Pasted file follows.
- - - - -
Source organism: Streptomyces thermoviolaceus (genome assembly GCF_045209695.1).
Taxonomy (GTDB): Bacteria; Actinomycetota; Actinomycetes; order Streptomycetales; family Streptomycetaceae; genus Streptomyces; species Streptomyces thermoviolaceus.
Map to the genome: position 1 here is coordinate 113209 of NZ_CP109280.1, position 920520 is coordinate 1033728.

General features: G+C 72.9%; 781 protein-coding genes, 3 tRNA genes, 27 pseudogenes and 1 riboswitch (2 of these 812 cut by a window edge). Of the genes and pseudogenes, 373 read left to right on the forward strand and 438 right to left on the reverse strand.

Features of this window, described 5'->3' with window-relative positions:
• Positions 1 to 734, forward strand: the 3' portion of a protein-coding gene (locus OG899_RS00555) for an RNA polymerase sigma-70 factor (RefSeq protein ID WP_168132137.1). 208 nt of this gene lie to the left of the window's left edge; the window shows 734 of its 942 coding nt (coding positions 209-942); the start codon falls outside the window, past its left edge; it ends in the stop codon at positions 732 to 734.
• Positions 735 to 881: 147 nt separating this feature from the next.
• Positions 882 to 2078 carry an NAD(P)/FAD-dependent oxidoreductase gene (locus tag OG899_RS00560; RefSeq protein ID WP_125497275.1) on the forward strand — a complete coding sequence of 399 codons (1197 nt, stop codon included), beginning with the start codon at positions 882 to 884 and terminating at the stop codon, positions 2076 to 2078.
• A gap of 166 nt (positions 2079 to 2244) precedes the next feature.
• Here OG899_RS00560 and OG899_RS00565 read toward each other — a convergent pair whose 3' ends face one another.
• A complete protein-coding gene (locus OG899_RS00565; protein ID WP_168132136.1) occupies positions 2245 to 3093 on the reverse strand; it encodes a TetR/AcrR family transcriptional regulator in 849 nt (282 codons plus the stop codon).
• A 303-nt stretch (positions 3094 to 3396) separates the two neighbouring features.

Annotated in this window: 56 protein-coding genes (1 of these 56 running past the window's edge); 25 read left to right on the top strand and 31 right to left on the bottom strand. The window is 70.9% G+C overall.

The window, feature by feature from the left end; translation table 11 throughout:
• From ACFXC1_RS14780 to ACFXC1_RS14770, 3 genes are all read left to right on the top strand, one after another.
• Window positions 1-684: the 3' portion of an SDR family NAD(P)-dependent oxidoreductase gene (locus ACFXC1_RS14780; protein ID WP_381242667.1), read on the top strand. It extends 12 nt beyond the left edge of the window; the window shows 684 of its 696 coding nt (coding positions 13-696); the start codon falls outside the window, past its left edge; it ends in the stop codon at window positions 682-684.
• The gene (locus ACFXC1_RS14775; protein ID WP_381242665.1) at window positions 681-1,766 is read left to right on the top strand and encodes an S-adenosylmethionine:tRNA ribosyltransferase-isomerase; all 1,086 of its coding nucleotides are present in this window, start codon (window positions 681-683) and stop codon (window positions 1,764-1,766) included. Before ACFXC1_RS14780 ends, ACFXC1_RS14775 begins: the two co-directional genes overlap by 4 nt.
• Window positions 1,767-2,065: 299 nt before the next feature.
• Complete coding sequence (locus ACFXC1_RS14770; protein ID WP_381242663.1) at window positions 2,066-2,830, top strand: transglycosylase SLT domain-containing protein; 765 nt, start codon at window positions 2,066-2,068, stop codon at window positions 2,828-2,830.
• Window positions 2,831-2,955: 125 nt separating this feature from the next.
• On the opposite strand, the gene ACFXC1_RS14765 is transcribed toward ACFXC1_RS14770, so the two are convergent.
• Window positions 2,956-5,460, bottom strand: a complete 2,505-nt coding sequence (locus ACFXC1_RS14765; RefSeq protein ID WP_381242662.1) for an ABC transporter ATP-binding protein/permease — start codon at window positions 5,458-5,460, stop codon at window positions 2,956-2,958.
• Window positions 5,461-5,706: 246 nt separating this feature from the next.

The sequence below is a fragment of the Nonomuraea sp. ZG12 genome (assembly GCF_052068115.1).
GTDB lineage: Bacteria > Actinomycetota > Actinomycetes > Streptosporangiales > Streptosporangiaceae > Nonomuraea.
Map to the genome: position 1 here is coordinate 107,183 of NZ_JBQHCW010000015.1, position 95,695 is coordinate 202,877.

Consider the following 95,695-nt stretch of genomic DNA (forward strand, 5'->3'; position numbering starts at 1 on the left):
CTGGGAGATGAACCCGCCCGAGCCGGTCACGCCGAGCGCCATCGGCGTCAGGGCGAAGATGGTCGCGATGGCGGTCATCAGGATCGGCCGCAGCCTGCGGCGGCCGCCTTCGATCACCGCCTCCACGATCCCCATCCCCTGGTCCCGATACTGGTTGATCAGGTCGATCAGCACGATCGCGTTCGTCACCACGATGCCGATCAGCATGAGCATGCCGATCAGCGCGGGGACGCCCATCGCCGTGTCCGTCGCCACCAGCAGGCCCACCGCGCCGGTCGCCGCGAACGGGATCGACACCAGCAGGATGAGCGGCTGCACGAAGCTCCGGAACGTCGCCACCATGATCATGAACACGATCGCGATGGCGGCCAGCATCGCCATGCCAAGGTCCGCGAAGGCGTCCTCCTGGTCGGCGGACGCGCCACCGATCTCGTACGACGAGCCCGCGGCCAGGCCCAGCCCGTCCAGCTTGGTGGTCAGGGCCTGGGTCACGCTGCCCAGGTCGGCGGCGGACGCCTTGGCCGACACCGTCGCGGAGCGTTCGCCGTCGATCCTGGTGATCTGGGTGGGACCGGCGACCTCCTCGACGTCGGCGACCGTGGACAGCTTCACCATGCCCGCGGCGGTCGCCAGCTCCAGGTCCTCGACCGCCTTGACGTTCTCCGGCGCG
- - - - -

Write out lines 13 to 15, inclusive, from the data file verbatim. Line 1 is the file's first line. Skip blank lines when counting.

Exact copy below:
Annotated in this window: 56 protein-coding genes (1 of these 56 running past the window's edge); 25 read left to right on the top strand and 31 right to left on the bottom strand. The window is 70.9% G+C overall.

The window, feature by feature from the left end; translation table 11 throughout:
• From ACFXC1_RS14780 to ACFXC1_RS14770, 3 genes are all read left to right on the top strand, one after another.